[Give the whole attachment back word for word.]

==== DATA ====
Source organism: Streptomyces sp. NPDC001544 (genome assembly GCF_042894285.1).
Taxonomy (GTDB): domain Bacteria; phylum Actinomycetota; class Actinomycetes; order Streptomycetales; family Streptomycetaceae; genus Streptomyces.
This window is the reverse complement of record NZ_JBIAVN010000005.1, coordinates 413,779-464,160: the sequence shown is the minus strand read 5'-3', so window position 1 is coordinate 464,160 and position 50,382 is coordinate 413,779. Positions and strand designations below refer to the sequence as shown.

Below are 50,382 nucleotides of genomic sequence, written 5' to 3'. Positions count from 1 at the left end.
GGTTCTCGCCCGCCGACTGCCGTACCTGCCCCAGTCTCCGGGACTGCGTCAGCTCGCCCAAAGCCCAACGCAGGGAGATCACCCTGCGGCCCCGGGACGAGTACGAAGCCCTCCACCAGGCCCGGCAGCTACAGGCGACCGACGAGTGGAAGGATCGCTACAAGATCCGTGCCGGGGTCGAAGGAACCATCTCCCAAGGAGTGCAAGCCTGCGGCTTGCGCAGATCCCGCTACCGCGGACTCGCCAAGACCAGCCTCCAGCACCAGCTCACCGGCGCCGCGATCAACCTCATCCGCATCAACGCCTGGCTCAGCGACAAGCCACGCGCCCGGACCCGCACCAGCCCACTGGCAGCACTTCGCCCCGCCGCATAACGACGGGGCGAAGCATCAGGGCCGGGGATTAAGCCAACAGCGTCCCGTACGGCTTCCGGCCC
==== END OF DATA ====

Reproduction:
Source organism: Streptomyces sp. NPDC001544 (genome assembly GCF_042894285.1).
Taxonomy (GTDB): domain Bacteria; phylum Actinomycetota; class Actinomycetes; order Streptomycetales; family Streptomycetaceae; genus Streptomyces.
This window is the reverse complement of record NZ_JBIAVN010000005.1, coordinates 413,779-464,160: the sequence shown is the minus strand read 5'-3', so window position 1 is coordinate 464,160 and position 50,382 is coordinate 413,779. Positions and strand designations below refer to the sequence as shown.

Below are 50,382 nucleotides of genomic sequence, written 5' to 3'. Positions count from 1 at the left end.
GGTTCTCGCCCGCCGACTGCCGTACCTGCCCCAGTCTCCGGGACTGCGTCAGCTCGCCCAAAGCCCAACGCAGGGAGATCACCCTGCGGCCCCGGGACGAGTACGAAGCCCTCCACCAGGCCCGGCAGCTACAGGCGACCGACGAGTGGAAGGATCGCTACAAGATCCGTGCCGGGGTCGAAGGAACCATCTCCCAAGGAGTGCAAGCCTGCGGCTTGCGCAGATCCCGCTACCGCGGACTCGCCAAGACCAGCCTCCAGCACCAGCTCACCGGCGCCGCGATCAACCTCATCCGCATCAACGCCTGGCTCAGCGACAAGCCACGCGCCCGGACCCGCACCAGCCCACTGGCAGCACTTCGCCCCGCCGCATAACGACGGGGCGAAGCATCAGGGCCGGGGATTAAGCCAACAGCGTCCCGTACGGCTTCCGGCCC